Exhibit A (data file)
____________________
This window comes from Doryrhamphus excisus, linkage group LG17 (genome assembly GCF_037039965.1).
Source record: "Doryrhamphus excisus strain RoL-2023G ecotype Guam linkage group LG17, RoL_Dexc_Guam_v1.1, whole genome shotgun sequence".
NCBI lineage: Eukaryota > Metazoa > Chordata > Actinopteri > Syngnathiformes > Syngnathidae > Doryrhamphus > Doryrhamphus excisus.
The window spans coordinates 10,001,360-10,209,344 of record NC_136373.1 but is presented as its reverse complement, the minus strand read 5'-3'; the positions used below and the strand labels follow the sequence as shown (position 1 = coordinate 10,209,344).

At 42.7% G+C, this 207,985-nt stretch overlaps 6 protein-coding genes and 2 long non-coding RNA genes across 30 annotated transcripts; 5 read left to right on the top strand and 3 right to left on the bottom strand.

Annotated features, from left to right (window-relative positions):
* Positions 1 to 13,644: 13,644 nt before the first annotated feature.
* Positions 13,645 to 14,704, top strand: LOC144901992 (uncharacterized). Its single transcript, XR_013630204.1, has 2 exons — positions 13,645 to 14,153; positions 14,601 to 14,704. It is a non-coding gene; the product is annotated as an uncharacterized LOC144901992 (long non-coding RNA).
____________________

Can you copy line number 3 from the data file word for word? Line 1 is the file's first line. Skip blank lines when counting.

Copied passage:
NCBI lineage: Eukaryota > Metazoa > Chordata > Actinopteri > Syngnathiformes > Syngnathidae > Doryrhamphus > Doryrhamphus excisus.